A graduate program based on trust, self-directed learning, responsibility (individual and collective), and kindness in each interaction

My design sketch for case 2 (http://crcrth611sui.wikispaces.umb.edu/02+Play#Case) in the http://bit.ly/designcct course is to play with the idea that the CCT program could be like a combination of Vivian Paley’s classroom, exemplified in the year described in The Girl with the Brown Crayon (http://wp.me/p1gwfa-y5), and the Sudbury Valley School (see block quote just below). A tension that the design of a “free-CCT” tries to address is between the openness of the child and adults being prepared to cut corners to get to the goal of the degree they need, to allow their work and family responsibilities to squeeze their studies, and to think they know what and how they need to learn. Read more of this post

Design change for individuals in/and society

This post presents a series of contrasting models for thinking about how to change individuals, society, and individuals in their social context. It addresses the first case in the course Design for Living Complexities. Read more of this post

Non-equivalences in relation to racially charged killings

The morning news presents an equivalence – police feel worried after five police were killed by a sniper in Texas; African-Americans are scared and outraged at yet more instances of police killing of black people. In one sense, it should be straightforward to see that the equivalence is false. Read more of this post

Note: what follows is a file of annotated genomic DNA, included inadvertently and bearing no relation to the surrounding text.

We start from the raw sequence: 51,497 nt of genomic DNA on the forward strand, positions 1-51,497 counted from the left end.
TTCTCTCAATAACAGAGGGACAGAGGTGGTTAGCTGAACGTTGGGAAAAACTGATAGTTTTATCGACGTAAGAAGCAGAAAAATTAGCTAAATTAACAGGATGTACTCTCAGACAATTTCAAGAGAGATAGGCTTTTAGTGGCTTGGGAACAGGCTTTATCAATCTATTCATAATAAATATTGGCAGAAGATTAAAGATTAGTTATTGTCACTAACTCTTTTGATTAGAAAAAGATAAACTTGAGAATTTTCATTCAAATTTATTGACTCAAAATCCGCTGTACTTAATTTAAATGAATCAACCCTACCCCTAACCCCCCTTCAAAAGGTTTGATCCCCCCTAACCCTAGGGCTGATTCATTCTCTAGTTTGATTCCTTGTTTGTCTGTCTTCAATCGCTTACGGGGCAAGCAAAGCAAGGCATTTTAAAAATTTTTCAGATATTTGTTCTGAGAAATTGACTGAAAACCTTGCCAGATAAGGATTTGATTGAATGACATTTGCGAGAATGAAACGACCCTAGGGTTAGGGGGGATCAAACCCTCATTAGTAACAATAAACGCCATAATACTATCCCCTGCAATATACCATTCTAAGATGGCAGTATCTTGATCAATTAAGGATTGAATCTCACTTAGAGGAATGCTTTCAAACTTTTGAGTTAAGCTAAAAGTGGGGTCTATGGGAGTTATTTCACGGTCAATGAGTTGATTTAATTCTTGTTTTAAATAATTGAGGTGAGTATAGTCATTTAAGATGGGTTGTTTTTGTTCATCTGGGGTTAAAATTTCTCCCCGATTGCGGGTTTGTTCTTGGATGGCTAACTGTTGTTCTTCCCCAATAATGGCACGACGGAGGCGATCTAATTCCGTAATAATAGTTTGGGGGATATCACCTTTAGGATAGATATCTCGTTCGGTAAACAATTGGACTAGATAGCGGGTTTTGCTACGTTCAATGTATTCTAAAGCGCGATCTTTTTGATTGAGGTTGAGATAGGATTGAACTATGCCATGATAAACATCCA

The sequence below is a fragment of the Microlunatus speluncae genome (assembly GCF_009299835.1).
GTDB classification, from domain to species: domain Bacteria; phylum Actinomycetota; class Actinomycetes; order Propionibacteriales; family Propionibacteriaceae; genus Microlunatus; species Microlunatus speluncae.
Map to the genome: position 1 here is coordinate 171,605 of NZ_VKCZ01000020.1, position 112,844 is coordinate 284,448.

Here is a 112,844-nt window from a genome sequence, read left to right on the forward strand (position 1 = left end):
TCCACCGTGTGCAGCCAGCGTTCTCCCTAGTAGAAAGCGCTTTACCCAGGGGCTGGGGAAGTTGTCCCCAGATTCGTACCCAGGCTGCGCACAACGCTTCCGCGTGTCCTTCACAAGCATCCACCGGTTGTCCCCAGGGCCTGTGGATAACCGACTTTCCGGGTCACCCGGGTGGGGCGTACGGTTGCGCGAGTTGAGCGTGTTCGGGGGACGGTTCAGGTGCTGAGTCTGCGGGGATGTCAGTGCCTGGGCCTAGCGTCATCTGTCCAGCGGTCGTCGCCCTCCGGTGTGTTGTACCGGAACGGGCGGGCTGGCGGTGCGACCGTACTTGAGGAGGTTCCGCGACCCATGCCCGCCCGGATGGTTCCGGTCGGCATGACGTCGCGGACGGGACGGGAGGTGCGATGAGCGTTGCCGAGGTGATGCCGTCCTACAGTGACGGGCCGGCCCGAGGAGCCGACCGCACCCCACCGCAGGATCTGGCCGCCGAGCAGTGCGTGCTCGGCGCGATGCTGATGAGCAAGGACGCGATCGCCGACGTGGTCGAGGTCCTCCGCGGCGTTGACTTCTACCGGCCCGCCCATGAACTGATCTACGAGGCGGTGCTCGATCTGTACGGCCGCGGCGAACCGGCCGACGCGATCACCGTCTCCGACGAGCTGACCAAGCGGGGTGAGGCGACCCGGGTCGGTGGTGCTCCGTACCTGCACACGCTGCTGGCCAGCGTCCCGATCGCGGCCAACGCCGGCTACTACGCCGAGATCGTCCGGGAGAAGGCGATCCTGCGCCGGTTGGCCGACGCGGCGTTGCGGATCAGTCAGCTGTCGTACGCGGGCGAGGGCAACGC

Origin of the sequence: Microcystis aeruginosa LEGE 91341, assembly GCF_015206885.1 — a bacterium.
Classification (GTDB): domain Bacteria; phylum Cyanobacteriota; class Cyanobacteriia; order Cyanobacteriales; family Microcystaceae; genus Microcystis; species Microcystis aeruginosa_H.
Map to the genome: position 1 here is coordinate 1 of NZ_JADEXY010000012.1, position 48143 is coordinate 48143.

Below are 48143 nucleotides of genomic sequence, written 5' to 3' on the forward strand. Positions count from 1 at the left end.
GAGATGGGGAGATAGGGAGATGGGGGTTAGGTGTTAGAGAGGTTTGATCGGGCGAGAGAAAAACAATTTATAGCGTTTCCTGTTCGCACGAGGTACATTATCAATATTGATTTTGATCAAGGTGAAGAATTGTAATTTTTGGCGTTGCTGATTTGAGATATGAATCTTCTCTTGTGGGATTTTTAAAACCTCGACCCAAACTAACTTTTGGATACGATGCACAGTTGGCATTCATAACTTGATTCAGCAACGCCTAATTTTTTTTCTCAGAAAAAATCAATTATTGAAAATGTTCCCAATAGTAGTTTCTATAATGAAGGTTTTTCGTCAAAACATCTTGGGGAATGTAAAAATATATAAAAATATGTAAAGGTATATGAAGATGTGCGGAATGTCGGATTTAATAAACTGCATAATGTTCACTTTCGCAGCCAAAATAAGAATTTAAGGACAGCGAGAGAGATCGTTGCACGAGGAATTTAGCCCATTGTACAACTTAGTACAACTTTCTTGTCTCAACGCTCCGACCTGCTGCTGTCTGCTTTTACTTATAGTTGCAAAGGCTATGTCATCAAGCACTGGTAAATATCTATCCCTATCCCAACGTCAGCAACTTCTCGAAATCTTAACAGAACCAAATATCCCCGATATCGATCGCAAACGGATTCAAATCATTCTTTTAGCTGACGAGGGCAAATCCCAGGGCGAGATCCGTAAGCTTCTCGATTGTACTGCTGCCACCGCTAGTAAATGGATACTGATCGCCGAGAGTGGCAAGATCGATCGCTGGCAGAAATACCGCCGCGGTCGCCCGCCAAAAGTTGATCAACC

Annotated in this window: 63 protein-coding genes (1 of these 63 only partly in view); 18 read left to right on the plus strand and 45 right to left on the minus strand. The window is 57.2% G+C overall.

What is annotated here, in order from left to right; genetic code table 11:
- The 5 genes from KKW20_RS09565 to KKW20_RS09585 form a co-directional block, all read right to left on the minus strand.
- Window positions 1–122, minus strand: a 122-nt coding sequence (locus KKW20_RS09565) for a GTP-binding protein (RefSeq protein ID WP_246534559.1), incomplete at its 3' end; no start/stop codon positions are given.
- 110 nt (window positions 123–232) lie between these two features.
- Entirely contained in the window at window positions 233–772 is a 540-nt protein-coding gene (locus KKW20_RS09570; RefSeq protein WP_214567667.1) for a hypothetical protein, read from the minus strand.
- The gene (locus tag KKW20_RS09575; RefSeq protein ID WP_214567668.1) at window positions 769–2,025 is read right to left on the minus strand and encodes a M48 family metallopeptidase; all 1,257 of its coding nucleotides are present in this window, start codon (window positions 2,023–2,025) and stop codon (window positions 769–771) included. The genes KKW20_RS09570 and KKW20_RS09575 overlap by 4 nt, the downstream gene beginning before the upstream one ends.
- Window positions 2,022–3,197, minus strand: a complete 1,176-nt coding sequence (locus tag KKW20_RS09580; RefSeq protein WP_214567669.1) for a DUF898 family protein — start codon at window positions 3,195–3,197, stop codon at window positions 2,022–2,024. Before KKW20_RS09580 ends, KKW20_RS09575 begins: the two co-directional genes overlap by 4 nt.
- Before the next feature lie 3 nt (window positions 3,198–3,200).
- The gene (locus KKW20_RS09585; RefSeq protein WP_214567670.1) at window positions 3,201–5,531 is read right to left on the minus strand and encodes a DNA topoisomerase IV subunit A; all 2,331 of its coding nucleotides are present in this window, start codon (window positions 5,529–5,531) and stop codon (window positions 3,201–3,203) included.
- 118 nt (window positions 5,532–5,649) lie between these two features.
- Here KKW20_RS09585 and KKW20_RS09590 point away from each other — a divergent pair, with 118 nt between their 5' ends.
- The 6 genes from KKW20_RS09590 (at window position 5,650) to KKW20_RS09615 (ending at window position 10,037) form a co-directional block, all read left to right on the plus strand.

Design for Living Complexities: Open course begins mid July

This course explores critical thinking about design in a range of areas of life and its complexities. It starts July 18 and continues for 6 weeks. The recorded presentations and subsequent discussion are taking place on google+. See http://bit.ly/designcct for other options for participation (incl. for-credit graduate course) and links to more details about the course. An overview of the course is below. Read more of this post

ThinkTank, a day-and-half model

I recently attended a “thinktank” that went from evening of one day to lunchtime a day and a half later. After looking back at what happened (and didn’t), I prepared this blog post to suggest a way that participants’ interests and energies could be engaged over the day and a half of a ThinkTank on topic X. (It is not important for this exercise to identify what the topic was of the ThinkTank I attended.) The instructions are given for arrangements with the additional goal of making it possible to host such ThinkTanks without major funding and without burning out the organizers. Read more of this post

Are we there yet? Historical scan from biographical origins of Action Research teaching

Informed by the section of Noah Rubin’s unpublished Ph.D. dissertation about the teaching in my Action Research course and the background I bring to it, I asked students to prepare a historical scan on my behalf.  This post presents the instructions and the result I produced.

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“At that point, something will crack”: How to disturb Rorty’s prescience?

The pragmatist philosopher, Richard Rorty, appears to be prescient about the 2016 U.S. presidential race in this extract from 1997 lectures. Can we see how to disturb his critique of the “American Left” and the unfolding of the scenario he predicted? Read more of this post


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